Intermountain Healthcare. High quality, low cost health care

Recently a friend was rushed to Valley View Medical Center here in Cedar City UT by his wife after he became quite ill and was coughing up blood. They diagnosed him with pneumonia. His fever was very high. The hospital immediately filled him with liquids, antibiotics, and provided superb medical care. Three days later he went home. They unquestionably saved his life.

Valley View is part of Intermountain Health, who was specifically noted by Obama in 2009 for providing low cost, high quality medical care.

“We have to ask why places like the Geisinger Health system in rural Pennsylvania, Intermountain Health in Salt Lake City, or communities like Green Bay can offer high-quality care at costs well below average, but other places in America can’t. We need to identify the best practices across the country, learn from the success, and replicate that success elsewhere,” [Obama] said.

Plus, Intermountain works with patients on the bill. After consulting with our friends, who had financial reversals in the past and are now working nonstop to build a new life, Intermountain dropped their bill, which was already modest by most standards, by about one-third and gave them considerable time to pay.

This is how health care should work. Kudos to Intermountain Health.


  1. “Low cost health care” I grew up with the concept of health care at the point of need and growing up in a poor miners family that was a very important asset in our lives. We saw a doctor when needed and went to hospital if required and no thought as to whether it was low cost or otherwise, it was the nearest doctor and the right hospital for the treatment required. Now how can you criticise that model of health care. However our new lords and masters are moving our National Heath Service towards a free market model where money will be your consideration when ill. Lots of money equals excellent health care, no money, then move down the queue and join the waiting list. Why should the public put up with any other health service than what is required at point of need without financial wories to add to your problems. It is either a civilised society where we care for all our sick and elderly or we are just a market, where people are units of profit, no profit, then you are of no use to society. What is the price of a childs life, when do we draw the line and say, sorry to expensive, that’s the corporate philosophy.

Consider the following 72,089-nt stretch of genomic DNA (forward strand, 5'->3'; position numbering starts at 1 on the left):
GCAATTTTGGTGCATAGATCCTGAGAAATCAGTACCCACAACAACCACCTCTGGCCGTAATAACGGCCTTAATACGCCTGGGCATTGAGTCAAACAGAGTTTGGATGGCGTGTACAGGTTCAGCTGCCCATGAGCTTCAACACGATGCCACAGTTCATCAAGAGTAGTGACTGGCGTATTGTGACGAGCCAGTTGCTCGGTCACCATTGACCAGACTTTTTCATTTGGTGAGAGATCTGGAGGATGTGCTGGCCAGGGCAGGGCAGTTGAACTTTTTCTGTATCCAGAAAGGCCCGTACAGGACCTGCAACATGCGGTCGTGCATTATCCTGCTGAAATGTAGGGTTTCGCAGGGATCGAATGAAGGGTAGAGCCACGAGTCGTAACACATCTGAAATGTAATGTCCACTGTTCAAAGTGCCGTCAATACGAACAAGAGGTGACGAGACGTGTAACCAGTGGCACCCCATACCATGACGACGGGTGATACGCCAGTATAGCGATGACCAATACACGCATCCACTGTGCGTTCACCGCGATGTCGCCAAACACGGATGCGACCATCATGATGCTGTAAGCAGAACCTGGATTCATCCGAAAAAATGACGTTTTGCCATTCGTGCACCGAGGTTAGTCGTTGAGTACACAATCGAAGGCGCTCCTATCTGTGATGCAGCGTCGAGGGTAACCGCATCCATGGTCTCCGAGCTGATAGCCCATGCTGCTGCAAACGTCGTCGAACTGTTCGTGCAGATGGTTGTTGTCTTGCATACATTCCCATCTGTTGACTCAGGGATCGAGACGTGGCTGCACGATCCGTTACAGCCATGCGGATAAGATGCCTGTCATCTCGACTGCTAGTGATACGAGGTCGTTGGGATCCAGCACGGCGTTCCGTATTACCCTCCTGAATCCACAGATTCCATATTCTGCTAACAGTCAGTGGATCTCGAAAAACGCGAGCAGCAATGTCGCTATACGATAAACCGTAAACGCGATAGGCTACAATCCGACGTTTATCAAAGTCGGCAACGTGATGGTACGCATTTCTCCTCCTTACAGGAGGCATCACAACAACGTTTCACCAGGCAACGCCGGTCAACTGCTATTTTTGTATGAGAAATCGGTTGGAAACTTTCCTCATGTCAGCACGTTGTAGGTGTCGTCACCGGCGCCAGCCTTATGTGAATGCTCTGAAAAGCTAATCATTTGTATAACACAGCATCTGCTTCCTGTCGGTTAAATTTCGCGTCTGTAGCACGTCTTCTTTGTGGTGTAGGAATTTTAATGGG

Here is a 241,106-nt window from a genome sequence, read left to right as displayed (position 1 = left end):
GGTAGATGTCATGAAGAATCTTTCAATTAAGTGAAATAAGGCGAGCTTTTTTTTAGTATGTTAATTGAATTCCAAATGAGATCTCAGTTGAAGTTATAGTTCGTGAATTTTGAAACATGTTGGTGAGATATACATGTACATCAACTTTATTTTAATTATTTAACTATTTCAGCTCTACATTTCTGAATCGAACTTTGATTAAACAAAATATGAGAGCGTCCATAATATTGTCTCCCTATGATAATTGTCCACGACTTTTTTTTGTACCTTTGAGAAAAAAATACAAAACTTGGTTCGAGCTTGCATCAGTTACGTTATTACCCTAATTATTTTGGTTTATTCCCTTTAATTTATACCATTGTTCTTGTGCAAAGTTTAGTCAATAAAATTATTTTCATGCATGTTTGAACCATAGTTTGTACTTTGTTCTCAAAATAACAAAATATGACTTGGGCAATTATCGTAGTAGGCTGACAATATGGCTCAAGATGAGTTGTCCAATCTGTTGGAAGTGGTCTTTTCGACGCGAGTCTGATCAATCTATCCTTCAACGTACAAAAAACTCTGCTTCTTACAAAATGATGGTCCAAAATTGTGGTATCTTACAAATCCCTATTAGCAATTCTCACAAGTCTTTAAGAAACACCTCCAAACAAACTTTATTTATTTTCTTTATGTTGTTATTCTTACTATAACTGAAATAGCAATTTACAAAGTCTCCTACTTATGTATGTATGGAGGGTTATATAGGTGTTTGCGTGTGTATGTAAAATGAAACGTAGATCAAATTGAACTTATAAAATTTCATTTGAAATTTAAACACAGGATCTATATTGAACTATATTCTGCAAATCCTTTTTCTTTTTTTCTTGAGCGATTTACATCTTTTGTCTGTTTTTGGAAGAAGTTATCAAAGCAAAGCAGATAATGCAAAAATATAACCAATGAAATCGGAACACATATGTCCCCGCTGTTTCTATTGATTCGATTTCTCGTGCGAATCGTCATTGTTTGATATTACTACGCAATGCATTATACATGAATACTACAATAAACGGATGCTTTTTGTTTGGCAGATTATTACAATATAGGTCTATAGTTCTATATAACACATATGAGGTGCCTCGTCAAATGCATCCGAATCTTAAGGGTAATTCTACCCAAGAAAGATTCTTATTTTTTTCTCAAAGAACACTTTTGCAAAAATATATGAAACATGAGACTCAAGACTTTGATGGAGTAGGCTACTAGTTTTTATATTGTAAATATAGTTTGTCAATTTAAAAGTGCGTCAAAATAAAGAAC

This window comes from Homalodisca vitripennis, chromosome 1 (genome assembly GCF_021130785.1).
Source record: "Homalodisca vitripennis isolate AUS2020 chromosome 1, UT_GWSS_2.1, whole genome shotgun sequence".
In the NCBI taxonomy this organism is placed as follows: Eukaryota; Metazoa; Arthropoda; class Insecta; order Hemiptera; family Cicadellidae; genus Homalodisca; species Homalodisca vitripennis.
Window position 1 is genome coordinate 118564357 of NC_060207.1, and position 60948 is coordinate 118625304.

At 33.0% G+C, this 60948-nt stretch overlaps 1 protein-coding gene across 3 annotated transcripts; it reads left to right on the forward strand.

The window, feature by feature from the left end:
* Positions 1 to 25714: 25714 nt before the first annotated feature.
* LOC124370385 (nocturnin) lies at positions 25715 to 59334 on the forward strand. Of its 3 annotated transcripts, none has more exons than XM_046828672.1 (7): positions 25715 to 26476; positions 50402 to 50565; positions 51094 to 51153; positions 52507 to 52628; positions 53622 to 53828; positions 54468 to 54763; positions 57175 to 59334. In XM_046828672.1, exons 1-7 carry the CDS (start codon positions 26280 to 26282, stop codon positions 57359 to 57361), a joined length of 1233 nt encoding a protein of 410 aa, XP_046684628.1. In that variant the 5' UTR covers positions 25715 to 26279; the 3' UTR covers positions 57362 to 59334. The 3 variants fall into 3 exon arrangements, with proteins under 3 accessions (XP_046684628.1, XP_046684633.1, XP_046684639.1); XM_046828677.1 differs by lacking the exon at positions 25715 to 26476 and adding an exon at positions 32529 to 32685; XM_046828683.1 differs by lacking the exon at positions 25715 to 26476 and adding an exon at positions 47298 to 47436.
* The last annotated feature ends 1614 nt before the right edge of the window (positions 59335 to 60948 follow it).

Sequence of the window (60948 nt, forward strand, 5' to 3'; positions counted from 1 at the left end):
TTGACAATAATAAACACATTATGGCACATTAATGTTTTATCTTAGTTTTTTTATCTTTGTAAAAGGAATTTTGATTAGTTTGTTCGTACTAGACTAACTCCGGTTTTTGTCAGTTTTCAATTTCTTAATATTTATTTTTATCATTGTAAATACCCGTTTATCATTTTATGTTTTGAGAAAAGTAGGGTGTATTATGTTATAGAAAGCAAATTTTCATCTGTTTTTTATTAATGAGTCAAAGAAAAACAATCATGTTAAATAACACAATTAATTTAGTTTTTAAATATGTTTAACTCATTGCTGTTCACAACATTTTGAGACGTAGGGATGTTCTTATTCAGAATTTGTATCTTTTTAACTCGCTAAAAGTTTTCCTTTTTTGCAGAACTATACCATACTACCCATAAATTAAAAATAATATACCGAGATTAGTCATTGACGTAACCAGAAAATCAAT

• I agree. However here in the States, what Intermountain did is highly unusual. Their bill would have been much higher (with no price drop) and many other hospitals and there was no wait in the emergency room. Can’t imagine there would have been no wait in any big US city.

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